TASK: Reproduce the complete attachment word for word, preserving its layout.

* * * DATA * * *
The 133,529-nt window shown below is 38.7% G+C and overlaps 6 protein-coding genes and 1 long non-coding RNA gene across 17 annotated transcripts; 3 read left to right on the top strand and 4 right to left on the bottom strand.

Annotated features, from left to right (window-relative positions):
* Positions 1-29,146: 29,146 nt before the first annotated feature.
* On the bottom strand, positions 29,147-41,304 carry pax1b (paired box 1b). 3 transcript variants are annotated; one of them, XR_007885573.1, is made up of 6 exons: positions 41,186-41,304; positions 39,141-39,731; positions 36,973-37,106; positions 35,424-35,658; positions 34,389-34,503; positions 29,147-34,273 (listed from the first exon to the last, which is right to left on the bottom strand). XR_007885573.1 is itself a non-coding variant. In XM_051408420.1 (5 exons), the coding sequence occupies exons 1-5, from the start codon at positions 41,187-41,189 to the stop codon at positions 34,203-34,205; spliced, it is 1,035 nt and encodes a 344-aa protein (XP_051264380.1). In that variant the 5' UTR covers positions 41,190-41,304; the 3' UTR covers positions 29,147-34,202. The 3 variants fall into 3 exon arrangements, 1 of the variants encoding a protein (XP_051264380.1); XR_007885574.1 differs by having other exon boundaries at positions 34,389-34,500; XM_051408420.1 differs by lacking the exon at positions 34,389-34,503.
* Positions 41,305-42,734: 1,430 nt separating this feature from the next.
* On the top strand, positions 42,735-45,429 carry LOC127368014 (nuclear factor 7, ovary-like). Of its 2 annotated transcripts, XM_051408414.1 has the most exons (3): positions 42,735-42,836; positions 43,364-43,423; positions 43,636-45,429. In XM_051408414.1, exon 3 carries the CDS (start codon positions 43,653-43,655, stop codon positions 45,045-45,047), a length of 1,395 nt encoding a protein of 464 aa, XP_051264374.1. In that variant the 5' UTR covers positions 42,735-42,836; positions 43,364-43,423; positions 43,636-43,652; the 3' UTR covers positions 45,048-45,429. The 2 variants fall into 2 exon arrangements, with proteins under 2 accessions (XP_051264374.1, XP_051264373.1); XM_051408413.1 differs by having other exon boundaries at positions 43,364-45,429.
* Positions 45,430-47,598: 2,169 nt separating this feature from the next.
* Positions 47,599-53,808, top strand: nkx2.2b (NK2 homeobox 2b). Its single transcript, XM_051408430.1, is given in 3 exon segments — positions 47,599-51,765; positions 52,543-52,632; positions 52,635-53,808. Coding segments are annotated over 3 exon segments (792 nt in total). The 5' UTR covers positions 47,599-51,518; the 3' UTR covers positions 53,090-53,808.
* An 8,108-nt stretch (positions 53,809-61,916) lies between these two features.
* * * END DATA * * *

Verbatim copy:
The 133,529-nt window shown below is 38.7% G+C and overlaps 6 protein-coding genes and 1 long non-coding RNA gene across 17 annotated transcripts; 3 read left to right on the top strand and 4 right to left on the bottom strand.

Annotated features, from left to right (window-relative positions):
* Positions 1-29,146: 29,146 nt before the first annotated feature.
* On the bottom strand, positions 29,147-41,304 carry pax1b (paired box 1b). 3 transcript variants are annotated; one of them, XR_007885573.1, is made up of 6 exons: positions 41,186-41,304; positions 39,141-39,731; positions 36,973-37,106; positions 35,424-35,658; positions 34,389-34,503; positions 29,147-34,273 (listed from the first exon to the last, which is right to left on the bottom strand). XR_007885573.1 is itself a non-coding variant. In XM_051408420.1 (5 exons), the coding sequence occupies exons 1-5, from the start codon at positions 41,187-41,189 to the stop codon at positions 34,203-34,205; spliced, it is 1,035 nt and encodes a 344-aa protein (XP_051264380.1). In that variant the 5' UTR covers positions 41,190-41,304; the 3' UTR covers positions 29,147-34,202. The 3 variants fall into 3 exon arrangements, 1 of the variants encoding a protein (XP_051264380.1); XR_007885574.1 differs by having other exon boundaries at positions 34,389-34,500; XM_051408420.1 differs by lacking the exon at positions 34,389-34,503.
* Positions 41,305-42,734: 1,430 nt separating this feature from the next.
* On the top strand, positions 42,735-45,429 carry LOC127368014 (nuclear factor 7, ovary-like). Of its 2 annotated transcripts, XM_051408414.1 has the most exons (3): positions 42,735-42,836; positions 43,364-43,423; positions 43,636-45,429. In XM_051408414.1, exon 3 carries the CDS (start codon positions 43,653-43,655, stop codon positions 45,045-45,047), a length of 1,395 nt encoding a protein of 464 aa, XP_051264374.1. In that variant the 5' UTR covers positions 42,735-42,836; positions 43,364-43,423; positions 43,636-43,652; the 3' UTR covers positions 45,048-45,429. The 2 variants fall into 2 exon arrangements, with proteins under 2 accessions (XP_051264374.1, XP_051264373.1); XM_051408413.1 differs by having other exon boundaries at positions 43,364-45,429.
* Positions 45,430-47,598: 2,169 nt separating this feature from the next.
* Positions 47,599-53,808, top strand: nkx2.2b (NK2 homeobox 2b). Its single transcript, XM_051408430.1, is given in 3 exon segments — positions 47,599-51,765; positions 52,543-52,632; positions 52,635-53,808. Coding segments are annotated over 3 exon segments (792 nt in total). The 5' UTR covers positions 47,599-51,518; the 3' UTR covers positions 53,090-53,808.
* An 8,108-nt stretch (positions 53,809-61,916) lies between these two features.